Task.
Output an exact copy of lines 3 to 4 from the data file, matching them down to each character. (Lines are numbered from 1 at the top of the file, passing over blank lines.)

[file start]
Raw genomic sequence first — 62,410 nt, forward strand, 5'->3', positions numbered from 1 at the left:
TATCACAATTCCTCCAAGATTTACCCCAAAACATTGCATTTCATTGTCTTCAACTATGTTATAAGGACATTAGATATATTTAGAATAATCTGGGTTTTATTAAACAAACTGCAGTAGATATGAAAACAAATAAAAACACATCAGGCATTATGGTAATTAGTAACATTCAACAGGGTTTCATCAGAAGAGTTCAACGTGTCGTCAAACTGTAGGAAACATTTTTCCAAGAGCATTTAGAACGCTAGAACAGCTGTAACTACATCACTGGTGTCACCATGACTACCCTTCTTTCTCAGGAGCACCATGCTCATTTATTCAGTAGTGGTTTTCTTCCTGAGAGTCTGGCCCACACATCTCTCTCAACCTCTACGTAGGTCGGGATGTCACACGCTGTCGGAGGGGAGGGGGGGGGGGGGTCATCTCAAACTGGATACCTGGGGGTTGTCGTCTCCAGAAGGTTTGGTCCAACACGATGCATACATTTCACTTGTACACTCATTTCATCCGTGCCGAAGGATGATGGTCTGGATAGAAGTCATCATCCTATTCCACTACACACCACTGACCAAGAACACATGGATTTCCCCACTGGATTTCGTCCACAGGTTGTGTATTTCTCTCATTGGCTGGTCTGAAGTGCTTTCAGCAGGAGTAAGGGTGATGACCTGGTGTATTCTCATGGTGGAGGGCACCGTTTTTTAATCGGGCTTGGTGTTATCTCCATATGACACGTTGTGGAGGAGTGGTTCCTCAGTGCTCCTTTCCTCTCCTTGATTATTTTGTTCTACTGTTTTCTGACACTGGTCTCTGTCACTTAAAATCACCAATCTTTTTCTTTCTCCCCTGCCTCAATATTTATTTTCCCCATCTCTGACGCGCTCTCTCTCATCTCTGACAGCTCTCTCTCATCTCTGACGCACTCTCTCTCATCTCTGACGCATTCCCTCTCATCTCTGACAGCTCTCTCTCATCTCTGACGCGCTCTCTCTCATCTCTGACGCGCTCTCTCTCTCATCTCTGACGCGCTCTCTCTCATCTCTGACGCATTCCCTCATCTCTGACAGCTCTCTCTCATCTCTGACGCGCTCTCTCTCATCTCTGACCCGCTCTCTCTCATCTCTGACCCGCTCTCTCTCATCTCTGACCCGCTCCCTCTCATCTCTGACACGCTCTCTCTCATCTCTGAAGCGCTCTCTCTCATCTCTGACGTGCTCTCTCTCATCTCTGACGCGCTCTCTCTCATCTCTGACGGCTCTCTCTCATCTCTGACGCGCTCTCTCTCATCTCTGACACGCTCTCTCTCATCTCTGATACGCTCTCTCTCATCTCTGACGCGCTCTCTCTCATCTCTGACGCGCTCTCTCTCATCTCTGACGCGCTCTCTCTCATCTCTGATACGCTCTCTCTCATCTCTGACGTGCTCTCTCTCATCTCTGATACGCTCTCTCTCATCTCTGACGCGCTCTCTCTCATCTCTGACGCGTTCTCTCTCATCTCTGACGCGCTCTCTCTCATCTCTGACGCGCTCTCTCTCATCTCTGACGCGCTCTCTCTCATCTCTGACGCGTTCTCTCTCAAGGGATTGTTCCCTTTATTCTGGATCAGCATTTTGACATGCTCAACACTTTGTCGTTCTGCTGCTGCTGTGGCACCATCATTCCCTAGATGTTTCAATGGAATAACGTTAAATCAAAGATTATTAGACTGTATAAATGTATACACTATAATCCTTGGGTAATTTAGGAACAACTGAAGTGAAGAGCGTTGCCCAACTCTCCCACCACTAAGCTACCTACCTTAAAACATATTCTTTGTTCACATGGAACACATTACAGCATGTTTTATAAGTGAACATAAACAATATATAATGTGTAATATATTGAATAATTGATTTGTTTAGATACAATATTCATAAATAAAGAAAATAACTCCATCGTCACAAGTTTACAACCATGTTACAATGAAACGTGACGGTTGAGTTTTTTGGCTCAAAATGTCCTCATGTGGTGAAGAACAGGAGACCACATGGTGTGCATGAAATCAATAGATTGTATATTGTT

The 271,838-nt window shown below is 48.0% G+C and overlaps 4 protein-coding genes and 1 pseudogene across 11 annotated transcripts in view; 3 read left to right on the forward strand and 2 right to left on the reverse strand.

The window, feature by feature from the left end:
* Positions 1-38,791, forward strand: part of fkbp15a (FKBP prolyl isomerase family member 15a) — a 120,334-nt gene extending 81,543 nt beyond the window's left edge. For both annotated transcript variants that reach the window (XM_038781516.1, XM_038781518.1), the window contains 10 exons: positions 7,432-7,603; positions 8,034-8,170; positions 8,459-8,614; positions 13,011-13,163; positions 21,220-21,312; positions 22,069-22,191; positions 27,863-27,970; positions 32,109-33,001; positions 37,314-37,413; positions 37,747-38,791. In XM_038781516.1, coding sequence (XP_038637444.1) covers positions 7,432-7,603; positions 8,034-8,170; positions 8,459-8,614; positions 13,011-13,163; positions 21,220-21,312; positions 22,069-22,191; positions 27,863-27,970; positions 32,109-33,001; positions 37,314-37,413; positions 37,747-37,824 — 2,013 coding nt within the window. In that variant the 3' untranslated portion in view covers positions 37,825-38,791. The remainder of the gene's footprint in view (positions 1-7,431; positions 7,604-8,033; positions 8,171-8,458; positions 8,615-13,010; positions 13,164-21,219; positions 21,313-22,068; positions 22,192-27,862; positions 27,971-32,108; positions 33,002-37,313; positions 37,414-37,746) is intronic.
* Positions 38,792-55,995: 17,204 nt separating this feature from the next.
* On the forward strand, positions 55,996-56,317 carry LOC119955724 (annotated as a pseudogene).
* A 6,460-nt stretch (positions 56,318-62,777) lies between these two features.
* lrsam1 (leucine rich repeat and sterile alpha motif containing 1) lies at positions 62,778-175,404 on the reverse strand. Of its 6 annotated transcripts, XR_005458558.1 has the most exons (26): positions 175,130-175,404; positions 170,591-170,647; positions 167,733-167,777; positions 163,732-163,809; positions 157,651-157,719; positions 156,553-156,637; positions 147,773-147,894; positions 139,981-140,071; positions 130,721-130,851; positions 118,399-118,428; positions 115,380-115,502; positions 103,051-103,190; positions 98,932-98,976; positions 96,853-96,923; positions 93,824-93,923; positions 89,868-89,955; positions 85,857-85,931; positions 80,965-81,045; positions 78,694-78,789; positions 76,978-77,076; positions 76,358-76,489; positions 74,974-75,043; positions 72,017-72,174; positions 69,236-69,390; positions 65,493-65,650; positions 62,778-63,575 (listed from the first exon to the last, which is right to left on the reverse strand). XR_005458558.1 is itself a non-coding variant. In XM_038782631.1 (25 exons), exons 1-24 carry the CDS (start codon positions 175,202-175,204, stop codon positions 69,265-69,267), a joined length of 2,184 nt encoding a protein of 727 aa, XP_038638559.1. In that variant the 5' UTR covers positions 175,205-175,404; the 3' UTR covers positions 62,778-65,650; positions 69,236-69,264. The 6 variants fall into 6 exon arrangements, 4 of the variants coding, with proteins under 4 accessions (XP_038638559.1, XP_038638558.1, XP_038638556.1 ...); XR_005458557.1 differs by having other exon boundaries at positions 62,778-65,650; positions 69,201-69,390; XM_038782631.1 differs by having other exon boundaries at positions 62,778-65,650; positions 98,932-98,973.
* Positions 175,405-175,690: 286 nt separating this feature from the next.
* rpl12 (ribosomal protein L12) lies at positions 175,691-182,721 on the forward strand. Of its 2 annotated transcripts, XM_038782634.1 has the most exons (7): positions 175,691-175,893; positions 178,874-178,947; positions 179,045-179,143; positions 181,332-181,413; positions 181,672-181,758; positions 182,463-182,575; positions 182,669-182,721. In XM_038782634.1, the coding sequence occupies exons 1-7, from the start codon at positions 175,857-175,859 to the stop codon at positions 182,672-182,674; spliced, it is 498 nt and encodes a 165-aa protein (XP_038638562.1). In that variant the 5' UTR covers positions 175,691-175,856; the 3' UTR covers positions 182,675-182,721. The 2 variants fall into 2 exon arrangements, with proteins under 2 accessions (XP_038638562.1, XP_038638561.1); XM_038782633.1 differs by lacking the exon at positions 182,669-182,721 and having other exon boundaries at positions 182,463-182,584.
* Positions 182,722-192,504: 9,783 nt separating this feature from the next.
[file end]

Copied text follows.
The 271,838-nt window shown below is 48.0% G+C and overlaps 4 protein-coding genes and 1 pseudogene across 11 annotated transcripts in view; 3 read left to right on the forward strand and 2 right to left on the reverse strand.

The window, feature by feature from the left end: